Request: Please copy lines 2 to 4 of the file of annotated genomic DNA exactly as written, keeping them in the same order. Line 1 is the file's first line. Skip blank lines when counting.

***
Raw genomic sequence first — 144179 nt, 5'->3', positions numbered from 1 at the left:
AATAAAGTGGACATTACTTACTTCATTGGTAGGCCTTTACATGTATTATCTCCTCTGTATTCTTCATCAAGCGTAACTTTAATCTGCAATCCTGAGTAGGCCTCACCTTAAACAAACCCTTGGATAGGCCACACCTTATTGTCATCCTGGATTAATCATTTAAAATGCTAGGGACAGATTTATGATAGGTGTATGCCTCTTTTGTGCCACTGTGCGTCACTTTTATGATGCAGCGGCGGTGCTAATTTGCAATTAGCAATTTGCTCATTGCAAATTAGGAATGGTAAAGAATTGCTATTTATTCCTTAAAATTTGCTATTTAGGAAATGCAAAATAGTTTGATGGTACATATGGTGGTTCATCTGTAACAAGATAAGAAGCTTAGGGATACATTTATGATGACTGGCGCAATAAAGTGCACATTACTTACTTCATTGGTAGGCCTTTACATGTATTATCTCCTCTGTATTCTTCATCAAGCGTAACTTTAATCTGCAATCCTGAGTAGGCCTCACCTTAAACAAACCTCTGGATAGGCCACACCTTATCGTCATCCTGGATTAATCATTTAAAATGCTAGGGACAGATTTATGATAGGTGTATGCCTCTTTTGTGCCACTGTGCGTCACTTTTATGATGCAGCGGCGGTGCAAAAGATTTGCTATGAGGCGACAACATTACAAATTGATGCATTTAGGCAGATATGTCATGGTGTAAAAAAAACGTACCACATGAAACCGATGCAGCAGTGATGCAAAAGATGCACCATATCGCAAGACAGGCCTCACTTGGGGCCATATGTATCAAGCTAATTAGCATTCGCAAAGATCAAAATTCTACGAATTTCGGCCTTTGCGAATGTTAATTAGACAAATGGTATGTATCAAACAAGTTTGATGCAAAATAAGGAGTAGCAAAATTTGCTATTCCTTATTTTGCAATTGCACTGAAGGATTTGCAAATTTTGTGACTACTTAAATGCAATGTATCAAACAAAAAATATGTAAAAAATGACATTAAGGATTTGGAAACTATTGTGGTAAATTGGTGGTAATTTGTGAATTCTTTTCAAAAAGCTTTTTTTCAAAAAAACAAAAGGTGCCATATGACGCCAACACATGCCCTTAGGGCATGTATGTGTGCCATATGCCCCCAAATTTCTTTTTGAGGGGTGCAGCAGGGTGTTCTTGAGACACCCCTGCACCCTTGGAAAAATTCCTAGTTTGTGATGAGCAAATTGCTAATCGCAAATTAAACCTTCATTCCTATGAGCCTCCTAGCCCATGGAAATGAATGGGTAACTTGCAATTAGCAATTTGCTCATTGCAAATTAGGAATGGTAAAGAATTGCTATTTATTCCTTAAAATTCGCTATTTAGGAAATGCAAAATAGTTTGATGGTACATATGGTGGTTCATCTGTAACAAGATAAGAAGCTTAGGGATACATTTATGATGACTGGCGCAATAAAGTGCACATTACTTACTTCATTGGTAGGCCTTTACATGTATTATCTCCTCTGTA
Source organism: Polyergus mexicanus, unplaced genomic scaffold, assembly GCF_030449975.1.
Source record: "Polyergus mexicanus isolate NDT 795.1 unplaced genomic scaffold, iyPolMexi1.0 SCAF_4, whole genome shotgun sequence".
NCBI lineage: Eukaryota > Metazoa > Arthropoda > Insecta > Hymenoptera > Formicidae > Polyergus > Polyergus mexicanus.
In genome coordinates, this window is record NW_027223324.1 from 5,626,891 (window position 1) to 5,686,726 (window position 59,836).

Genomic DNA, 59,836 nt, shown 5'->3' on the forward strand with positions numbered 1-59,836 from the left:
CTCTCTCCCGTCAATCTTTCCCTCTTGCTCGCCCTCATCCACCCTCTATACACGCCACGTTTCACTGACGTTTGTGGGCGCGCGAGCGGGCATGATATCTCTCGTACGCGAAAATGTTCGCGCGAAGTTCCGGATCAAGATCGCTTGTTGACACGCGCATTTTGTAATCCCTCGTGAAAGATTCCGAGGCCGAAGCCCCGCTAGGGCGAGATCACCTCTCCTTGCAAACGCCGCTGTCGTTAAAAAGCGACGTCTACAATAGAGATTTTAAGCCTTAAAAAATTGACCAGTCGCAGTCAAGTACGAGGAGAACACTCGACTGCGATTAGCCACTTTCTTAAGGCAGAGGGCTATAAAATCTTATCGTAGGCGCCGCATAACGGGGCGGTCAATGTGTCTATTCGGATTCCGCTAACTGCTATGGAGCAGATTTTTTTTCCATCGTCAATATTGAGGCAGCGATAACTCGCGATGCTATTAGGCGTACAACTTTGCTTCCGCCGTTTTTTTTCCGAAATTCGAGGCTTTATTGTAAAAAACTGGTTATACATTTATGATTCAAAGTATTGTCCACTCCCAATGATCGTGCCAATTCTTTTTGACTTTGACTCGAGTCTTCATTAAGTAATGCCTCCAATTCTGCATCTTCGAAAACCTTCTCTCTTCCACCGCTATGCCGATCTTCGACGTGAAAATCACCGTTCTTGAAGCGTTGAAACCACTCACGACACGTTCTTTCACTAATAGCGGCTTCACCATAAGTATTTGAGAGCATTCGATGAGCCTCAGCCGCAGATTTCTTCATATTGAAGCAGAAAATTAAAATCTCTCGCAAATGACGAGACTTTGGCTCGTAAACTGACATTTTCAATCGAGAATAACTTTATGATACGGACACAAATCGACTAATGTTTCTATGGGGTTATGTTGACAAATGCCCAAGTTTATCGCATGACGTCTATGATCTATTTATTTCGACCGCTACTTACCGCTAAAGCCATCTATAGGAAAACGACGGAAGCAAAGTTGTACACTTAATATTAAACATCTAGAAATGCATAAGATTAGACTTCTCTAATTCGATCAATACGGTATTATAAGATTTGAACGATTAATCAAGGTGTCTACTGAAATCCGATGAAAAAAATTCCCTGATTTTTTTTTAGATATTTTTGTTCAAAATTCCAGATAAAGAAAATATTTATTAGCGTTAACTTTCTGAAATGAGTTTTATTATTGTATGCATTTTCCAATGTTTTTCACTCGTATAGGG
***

AATAAAGTGGACATTACTTACTTCATTGGTAGGCCTTTACATGTATTATCTCCTCTGTATTCTTCATCAAGCGTAACTTTAATCTGCAATCCTGAGTAGGCCTCACCTTAAACAAACCCTTGGATAGGCCACACCTTATTGTCATCCTGGATTAATCATTTAAAATGCTAGGGACAGATTTATGATAGGTGTATGCCTCTTTTGTGCCACTGTGCGTCACTTTTATGATGCAGCGGCGGTGCTAATTTGCAATTAGCAATTTGCTCATTGCAAATTAGGAATGGTAAAGAATTGCTATTTATTCCTTAAAATTTGCTATTTAGGAAATGCAAAATAGTTTGATGGTACATATGGTGGTTCATCTGTAACAAGATAAGAAGCTTAGGGATACATTTATGATGACTGGCGCAATAAAGTGCACATTACTTACTTCATTGGTAGGCCTTTACATGTATTATCTCCTCTGTATTCTTCATCAAGCGTAACTTTAATCTGCAATCCTGAGTAGGCCTCACCTTAAACAAACCTCTGGATAGGCCACACCTTATCGTCATCCTGGATTAATCATTTAAAATGCTAGGGACAGATTTATGATAGGTGTATGCCTCTTTTGTGCCACTGTGCGTCACTTTTATGATGCAGCGGCGGTGCAAAAGATTTGCTATGAGGCGACAACATTACAAATTGATGCATTTAGGCAGATATGTCATGGTGTAAAAAAAACGTACCACATGAAACCGATGCAGCAGTGATGCAAAAGATGCACCATATCGCAAGACAGGCCTCACTTGGGGCCATATGTATCAAGCTAATTAGCATTCGCAAAGATCAAAATTCTACGAATTTCGGCCTTTGCGAATGTTAATTAGACAAATGGTATGTATCAAACAAGTTTGATGCAAAATAAGGAGTAGCAAAATTTGCTATTCCTTATTTTGCAATTGCACTGAAGGATTTGCAAATTTTGTGACTACTTAAATGCAATGTATCAAACAAAAAATATGTAAAAAATGACATTAAGGATTTGGAAACTATTGTGGTAAATTGGTGGTAATTTGTGAATTCTTTTCAAAAAGCTTTTTTTCAAAAAAACAAAAGGTGCCATATGACGCCAACACATGCCCTTAGGGCATGTATGTGTGCCATATGCCCCCAAATTTCTTTTTGAGGGGTGCAGCAGGGTGTTCTTGAGACACCCCTGCACCCTTGGAAAAATTCCTAGTTTGTGATGAGCAAATTGCTAATCGCAAATTAAACCTTCATTCCTATGAGCCTCCTAGCCCATGGAAATGAATGGGTAACTTGCAATTAGCAATTTGCTCATTGCAAATTAGGAATGGTAAAGAATTGCTATTTATTCCTTAAAATTCGCTATTTAGGAAATGCAAAATAGTTTGATGGTACATATGGTGGTTCATCTGTAACAAGATAAGAAGCTTAGGGATACATTTATGATGACTGGCGCAATAAAGTGCACATTACTTACTTCATTGGTAGGCCTTTACATGTATTATCTCCTCTGTA
Source organism: Polyergus mexicanus, unplaced genomic scaffold, assembly GCF_030449975.1.
Source record: "Polyergus mexicanus isolate NDT 795.1 unplaced genomic scaffold, iyPolMexi1.0 SCAF_4, whole genome shotgun sequence".